US says it has reason to warn Iran
Report cites spy photos of missiles
WASHINGTON – The United States and allies have been arguing about whether Iran is stepping up threats against American forces in the Middle East – or responding to threats from the Trump administration.
U.S. officials told The New York Times they escalated their warnings to Iran because of intelligence showing photographs of missiles loaded onto small boats in the Persian Gulf.
“Overhead imagery showed fully assembled missiles, stoking fears that the Islamic Revolutionary
Guards Corps would fire them at United
States naval ships,” the Times reported.
The Times noted that Europeans and some congressional lawmakers said
“Iran’s moves might mostly be defensive against what Tehran believes are provocative acts by Washington.”
Last week, CNN reported that Iran loaded ballistic missiles on boats.
The U.S. sent B-52 bombers to the Persian Gulf. Wednesday, the State Department ordered nonemergency staff
“We should do everything possible to prevent an unnecessary war, beginning with ... toning down the rhetoric.” Sen. Dianne Feinstein, D-Calif.
out of Iraq because of the tensions.
This week, U.S. and British officials publicly disputed whether Iran is more of a threat than it has been. British Maj. Gen. Christopher Ghika, the No. 2 officer in the U.S.-led coalition fighting the Islamic State, also known as ISIS, in Syria and Iraq, said the Iran threat is no greater than it was months ago.
The Pentagon pushed back. Navy Capt. Bill Urban, a spokesman for U.S. Central Command, said Ghika was wrong and his comments “run counter to the identified credible threats available to intelligence from U.S. and allies.”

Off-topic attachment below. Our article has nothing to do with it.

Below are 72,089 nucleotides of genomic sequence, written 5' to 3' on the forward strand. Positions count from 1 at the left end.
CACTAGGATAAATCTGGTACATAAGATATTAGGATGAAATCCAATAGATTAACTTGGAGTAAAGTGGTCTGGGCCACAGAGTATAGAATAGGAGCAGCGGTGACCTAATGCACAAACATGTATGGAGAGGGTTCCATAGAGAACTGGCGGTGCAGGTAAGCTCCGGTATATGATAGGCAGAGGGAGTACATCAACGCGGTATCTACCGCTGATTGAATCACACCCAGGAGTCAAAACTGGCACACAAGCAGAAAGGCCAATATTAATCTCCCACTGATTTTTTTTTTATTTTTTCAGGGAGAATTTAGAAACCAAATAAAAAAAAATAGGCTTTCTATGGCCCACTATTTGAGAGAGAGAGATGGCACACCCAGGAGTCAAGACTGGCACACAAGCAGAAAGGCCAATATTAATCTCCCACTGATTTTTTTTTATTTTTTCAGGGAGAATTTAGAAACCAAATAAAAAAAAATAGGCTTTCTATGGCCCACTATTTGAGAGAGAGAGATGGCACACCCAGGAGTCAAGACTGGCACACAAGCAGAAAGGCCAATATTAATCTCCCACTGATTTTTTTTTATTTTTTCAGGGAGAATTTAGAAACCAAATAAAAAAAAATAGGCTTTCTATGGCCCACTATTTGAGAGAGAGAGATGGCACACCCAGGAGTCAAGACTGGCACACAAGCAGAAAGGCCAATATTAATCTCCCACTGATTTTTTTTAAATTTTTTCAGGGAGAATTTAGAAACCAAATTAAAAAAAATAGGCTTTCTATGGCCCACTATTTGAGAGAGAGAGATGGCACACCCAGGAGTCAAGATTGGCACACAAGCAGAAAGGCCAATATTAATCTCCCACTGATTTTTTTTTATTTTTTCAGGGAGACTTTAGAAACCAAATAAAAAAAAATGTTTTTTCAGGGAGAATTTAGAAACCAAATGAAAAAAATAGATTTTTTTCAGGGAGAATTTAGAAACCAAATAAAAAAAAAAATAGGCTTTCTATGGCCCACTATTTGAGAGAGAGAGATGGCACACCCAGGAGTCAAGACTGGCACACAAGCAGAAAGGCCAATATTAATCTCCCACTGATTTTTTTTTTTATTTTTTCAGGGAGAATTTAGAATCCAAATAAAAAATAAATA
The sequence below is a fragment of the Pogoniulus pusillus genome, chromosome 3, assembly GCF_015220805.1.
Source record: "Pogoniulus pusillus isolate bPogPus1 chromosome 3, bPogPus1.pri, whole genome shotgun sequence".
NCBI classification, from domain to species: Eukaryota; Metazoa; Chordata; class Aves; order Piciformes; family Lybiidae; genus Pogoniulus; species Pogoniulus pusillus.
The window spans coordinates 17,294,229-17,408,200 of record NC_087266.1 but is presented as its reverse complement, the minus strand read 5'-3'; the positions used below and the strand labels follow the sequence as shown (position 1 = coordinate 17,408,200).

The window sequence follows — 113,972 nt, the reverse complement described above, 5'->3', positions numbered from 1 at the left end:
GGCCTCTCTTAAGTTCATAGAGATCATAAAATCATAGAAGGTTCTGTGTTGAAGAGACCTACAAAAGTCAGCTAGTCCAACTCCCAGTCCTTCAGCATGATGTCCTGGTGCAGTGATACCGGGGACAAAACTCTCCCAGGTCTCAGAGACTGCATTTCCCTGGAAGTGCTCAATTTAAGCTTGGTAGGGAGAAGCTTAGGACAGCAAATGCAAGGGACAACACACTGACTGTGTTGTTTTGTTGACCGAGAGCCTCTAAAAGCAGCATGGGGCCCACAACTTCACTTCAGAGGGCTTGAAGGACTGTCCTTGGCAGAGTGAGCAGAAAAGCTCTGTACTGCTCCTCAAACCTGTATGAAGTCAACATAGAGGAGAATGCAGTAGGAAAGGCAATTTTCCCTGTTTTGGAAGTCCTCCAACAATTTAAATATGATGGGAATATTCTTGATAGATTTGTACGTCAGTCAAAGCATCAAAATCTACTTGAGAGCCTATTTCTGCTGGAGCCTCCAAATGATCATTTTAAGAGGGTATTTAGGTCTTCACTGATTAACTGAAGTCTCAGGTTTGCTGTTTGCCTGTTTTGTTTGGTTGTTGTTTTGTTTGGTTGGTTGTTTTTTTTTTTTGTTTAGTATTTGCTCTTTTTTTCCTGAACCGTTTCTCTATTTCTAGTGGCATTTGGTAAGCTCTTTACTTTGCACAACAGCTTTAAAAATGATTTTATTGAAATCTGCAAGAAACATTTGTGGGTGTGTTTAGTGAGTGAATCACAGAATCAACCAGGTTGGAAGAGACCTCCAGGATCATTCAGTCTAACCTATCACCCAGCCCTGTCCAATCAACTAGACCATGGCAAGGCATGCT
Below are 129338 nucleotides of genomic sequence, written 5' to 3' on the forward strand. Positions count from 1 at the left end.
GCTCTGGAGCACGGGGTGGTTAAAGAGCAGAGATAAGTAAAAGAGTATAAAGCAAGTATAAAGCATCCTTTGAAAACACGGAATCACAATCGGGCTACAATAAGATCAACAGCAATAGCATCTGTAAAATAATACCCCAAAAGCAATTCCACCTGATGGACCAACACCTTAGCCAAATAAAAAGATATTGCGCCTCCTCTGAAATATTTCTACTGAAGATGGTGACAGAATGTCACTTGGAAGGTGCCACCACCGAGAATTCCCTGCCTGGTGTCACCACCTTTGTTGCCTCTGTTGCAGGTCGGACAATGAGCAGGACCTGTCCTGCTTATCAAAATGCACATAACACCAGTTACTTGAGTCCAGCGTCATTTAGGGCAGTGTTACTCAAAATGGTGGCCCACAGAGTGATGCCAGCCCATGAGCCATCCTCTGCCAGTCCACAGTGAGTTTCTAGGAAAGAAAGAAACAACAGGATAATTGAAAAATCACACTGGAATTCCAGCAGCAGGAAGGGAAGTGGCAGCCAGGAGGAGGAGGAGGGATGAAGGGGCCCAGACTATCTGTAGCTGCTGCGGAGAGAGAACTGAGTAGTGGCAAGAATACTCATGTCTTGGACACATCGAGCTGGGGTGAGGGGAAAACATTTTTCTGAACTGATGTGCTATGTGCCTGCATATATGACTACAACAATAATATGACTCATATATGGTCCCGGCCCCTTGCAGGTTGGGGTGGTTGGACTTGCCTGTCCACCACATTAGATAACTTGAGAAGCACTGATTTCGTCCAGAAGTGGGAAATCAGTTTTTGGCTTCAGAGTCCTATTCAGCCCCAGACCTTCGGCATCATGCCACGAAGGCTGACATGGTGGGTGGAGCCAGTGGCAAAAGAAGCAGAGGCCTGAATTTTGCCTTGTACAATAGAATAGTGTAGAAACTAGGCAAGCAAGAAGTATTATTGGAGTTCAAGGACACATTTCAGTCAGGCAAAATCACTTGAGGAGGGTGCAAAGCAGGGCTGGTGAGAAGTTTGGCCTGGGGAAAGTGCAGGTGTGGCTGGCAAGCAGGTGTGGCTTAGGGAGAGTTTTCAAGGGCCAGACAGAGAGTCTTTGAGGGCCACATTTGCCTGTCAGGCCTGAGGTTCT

Lawmakers fear the tensions could lead to military conflict.
Democrats have been particularly critical of national security adviser John Bolton, who has made no secret of his desire to seek regime change in Iran.
“We should do everything possible to prevent an unnecessary war, beginning with immediately reopening diplomatic channels and toning down the rhetoric,” said Sen. Dianne Feinstein, D-Calif.
At the White House Thursday, President Donald Trump responded to a question about whether his administration is marching the United States into a war with Iran with “I hope not.” He has played down the potential for military action, saying he would respond only to some kind of attack. Asked earlier in the week about a report that Bolton and other officials discussed sending 120,000 troops to the region, Trump said, “Hopefully, we’re not going to have to plan for that. And if we did that, we’d send a hell of a lot more troops than that.”
President Trump and national security adviser John Bolton are at the center of the debate.